Macros vs Functions
Macros are pre-processed which means that all the macros would be processed before your program compiles. However, functions are not preprocessed but compiled.
See the following example of Macro:
See the following example of Function:
Now compile them using the command:
gcc –E file_name.c
This will give you the executable code as shown in the figure:
This shows that the macros are preprocessed while functions are not.
In macros, no type checking(incompatible operand, etc.) is done and thus use of macros can lead to errors/side-effects in some cases. However, this is not the case with functions. Also, macros do not check for compilation error (if any). Consider the following two codes:
Output: Unexpected output
Note: This macro is expanded as below
CUBE(1+2) === 1+2*1+2*1+2 which is equal to 7 [correct but unexpected result]
To fix this we need to replace #define CUBE(b) b*b*b as #define CUBE(b) (b)*(b)*(b). With updated macro, CUBE(1+2) will be expanded as
CUBE(1+2) === (1+2)*(1+2)*(1+2) which is equal to 27 [correct and expected result]
Output: As expected
- Macros are usually one liner. However, they can consist of more than one line, Click here to see the usage. There are no such constraints in functions.
- The speed at which macros and functions differs. Macros are typically faster than functions as they don’t involve actual function call overhead.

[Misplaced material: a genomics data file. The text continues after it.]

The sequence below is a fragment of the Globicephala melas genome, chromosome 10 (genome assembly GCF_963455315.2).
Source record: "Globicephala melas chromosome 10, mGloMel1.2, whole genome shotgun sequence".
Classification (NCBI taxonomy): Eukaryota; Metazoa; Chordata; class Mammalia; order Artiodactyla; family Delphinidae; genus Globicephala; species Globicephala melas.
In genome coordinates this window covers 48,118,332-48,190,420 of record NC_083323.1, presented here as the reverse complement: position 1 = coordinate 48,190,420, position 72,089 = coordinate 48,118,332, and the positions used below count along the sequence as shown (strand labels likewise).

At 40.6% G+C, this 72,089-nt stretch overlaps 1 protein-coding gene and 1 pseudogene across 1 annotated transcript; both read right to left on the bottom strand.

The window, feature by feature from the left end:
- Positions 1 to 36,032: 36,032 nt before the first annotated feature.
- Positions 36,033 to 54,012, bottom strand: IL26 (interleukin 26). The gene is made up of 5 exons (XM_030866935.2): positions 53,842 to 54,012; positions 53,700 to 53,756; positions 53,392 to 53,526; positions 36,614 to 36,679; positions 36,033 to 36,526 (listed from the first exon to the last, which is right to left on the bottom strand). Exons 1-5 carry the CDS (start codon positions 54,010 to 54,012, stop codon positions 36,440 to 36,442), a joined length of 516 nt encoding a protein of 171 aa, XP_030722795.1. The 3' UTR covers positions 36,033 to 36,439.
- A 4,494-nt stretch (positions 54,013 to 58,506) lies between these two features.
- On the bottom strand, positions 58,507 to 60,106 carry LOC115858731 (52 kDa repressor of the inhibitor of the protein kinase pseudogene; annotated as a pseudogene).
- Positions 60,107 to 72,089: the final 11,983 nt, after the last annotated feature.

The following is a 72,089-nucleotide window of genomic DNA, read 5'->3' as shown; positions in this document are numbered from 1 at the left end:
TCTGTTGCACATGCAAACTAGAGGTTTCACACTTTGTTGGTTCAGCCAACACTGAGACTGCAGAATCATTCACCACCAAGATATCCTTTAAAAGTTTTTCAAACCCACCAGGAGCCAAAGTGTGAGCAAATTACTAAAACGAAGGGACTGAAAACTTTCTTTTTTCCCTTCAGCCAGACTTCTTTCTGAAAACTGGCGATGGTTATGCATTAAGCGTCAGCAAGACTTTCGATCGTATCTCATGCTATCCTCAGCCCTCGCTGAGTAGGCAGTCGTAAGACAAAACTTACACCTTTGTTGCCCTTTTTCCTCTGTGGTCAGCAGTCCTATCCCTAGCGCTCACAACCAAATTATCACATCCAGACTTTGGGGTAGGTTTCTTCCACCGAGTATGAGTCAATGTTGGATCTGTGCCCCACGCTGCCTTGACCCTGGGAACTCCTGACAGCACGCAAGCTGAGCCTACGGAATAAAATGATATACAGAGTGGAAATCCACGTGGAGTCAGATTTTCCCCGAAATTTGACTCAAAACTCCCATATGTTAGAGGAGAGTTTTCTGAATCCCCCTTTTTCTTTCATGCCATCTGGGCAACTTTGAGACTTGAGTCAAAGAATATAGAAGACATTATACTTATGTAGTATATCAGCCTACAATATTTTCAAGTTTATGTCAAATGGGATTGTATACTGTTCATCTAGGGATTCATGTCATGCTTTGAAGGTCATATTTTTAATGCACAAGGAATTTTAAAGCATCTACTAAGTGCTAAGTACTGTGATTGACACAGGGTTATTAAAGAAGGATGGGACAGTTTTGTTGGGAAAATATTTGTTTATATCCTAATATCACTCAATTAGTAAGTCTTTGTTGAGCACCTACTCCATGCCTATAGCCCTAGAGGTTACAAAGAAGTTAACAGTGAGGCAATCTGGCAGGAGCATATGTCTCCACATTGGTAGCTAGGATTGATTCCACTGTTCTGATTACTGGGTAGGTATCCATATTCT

Macros are no longer recommended as they cause following issues. There is a better way in modern compilers that is inline functions and const variable. Below are disadvantages of macros:
a) There is no type checking
b) Difficult to debug as they cause simple replacement.
c) Macro don’t have namespace, so a macro in one section of code can affect other section.
d) Macros can cause side effects as shown in above CUBE() example.
Macro Function Macro is Preprocessed Function is Compiled No Type Checking is done in Macro Type Checking is Done in Function Using Macro increases the code length Using Function keeps the code length unaffected Use of macro can lead to side effect at later stages Functions do not lead to any side effect in any case Speed of Execution using Macro is Faster Speed of Execution using Function is Slower Before Compilation, macro name is replaced by macro value During function call, transfer of control takes place Macros are useful when small code is repeated many times Functions are useful when large code is to be written Macro does not check any Compile-Time Errors Function checks Compile-Time Errors
See following for more details on macros:
Interesting facts about Macros and Preprocessors
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